Well, it is 80+ years since the first official TV broadcasts were made from Alexandra Palace. Logie Baird and EMI battled it out during an evening’s viewing in the late ‘30s, seeing which TV system would give the best results. Baird’s system was based on a frightening mechanical, 240 line system. If the main part, a spinning disc broke loose, it would have taken out half of Southern England. EMI’s version used all electronic cameras that could be mobile and the resolution was 405 lines. EMI won. This system remained in use in the UK until 1985. Just shows you how good it was. Of course, this was a black and white system, but colour was on its way.
Colour TV had been around in the USA since the late ‘40s. RCA had developed a system for transmitting colour signals working with the NTSC, National Television Standards Committee. This standard was also known as Never Twice the Same Colour, (I am being sarcastic, unusual). The system had flaw. The early colour decoder circuits in the TV, struggled to resolve the correct colours. People’s faces would slowly turn green and blue over the course off an evening’s viewing. Sets had a colour “hue” control to compensate, meaning chubby Chuck would have to get up from his god-damned-son-of-a- bitch chair to adjust the set every hour or so.
France adopted a colour system called SECAM, Séquentiel couleur à mémoire. It was the first European system to be developed, really only used in France. Like most things French, including the women and Citroën cars, it was bloody complex and a nightmare to work with. Smoke a packet of Gauloises, down a bottle of Dubonet, was the best way to attempt a repair to these complicated circuits.
Britain and most of Europe used a colour system called PAL, Phase Alternating Line. Developed in Germany, it was a simpler system and worked well, being able to display existing black and white transmissions.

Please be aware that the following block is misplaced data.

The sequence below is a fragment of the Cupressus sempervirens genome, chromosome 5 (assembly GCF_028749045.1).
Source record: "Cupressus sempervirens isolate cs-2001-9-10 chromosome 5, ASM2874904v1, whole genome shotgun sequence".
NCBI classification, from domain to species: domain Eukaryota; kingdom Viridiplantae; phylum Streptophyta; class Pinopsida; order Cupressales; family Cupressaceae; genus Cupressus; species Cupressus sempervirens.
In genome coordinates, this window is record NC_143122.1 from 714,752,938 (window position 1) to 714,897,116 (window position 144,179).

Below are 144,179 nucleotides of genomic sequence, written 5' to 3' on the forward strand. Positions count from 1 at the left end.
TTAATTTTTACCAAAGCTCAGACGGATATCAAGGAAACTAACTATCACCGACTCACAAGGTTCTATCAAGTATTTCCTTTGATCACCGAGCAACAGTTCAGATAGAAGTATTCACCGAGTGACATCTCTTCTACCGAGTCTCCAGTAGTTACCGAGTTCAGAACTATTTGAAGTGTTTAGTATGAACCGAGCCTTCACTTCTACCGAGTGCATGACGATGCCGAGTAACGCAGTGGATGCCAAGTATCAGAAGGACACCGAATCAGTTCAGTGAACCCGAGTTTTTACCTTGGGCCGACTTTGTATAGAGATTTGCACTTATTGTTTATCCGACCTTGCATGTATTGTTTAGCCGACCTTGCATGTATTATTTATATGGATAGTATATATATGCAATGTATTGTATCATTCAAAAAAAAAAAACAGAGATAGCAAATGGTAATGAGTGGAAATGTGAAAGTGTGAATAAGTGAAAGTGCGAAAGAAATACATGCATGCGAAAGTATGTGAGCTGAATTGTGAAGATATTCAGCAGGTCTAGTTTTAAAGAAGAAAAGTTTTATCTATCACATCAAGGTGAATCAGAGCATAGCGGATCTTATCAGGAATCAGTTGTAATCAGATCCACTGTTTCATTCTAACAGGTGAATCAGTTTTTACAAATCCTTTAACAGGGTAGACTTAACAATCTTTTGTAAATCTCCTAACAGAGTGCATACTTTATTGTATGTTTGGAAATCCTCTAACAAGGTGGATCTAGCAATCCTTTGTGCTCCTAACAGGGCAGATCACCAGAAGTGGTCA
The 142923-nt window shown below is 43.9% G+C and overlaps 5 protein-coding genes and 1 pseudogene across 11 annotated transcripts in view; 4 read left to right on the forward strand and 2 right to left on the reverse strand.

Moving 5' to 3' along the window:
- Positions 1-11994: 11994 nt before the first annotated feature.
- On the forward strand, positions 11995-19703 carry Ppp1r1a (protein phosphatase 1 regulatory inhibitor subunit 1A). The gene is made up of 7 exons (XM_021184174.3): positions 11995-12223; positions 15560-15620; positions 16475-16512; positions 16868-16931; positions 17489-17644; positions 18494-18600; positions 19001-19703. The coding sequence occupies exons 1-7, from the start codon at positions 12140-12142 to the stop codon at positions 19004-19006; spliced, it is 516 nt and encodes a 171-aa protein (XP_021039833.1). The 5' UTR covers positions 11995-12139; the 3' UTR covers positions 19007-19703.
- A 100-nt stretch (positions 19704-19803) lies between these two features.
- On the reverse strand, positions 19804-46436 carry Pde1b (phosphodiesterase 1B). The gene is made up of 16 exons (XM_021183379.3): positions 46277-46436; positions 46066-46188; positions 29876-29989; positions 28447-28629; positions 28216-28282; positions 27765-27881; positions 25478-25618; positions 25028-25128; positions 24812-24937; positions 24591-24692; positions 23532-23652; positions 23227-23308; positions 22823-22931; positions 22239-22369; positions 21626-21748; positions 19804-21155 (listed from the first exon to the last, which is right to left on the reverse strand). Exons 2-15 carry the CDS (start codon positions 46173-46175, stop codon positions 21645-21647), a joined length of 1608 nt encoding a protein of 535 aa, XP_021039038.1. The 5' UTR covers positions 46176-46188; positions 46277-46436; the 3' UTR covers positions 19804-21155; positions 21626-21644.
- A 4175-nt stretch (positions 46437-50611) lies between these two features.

1967 The start of UK Colour TV!
BBC and ITV had been gearing up for colour, on the back of the new UHF 625 line TV system. Radio Times proudly highlighted programs that were to be In Colour. This was a massive boost to the TV rental businesses. Early Colour sets were not reliable. “Dodgy Bob” round the corner, had been bodging black and white sets up to now. Colour sets demanded expensive tools and some proper knowledge. You had to have a good aerial and a strong signal. If not colour would fade in and out.
In ’67, Philips released a monster of a TV chassis. It was a mix of valves and transistors. Very hard to work on. I would rather change an engine in a tug boat single handed than work on this set. Valves that gave off X-Rays, sterilising the engineers’ nether regions. Took 4 of you to get the set upstairs.
Late ‘60s-‘70s GEC brought out a range of colour sets. Again, Hybrid, a mix of valves and transistors. I have a soft spot for these sets. I bought them, ex-rental, by the car full, change a few parts that were known to go faulty and away the set went for another 5 years. They did however, have a tendency to catch fire, which some people found annoying.
Here we go. ’68, Thorn (Ferguson, Ultra, HMV..) designed an all transistor colour set! It had 14 different circuit boards, massive cable looms, loads of preset controls to twiddle in the back. The TVs were good and set the way for most makers’ development plans. Other Thorn chassis, 3000-9500 ran into the late ‘80s and were all good.
Mullard, Mazda made most of the colour TV tubes. Depending on how much the set was used, you might get 5-8 years before the picture went soft, out of focus, as the electron guns lost their emission. Lots of little companies set up, selling “re-gunned” tubes. You took your old tube in, the vacuum within the glass tube would be released carefully, the glass cut and the old gun assembly removed. The new gun would be glass-welded to the tube and a vacuum pump used to remove the air. Back to the workshop, fit the tube into the set and spend the next day trying to set it up so the picture was watchable. Some of the re-gunning firms were rubbish! I made sure all the sets I bought to for refurbishment and resale had Toshiba tubes fitted. Shame, but these lasted so much longer.
We now have 60”+, high definition, 4K 8K, 3-D, Cinema sound and can watch TV on the move. I wonder what Logie Baird is saying about this?
Seth Pittham. Zeta Services.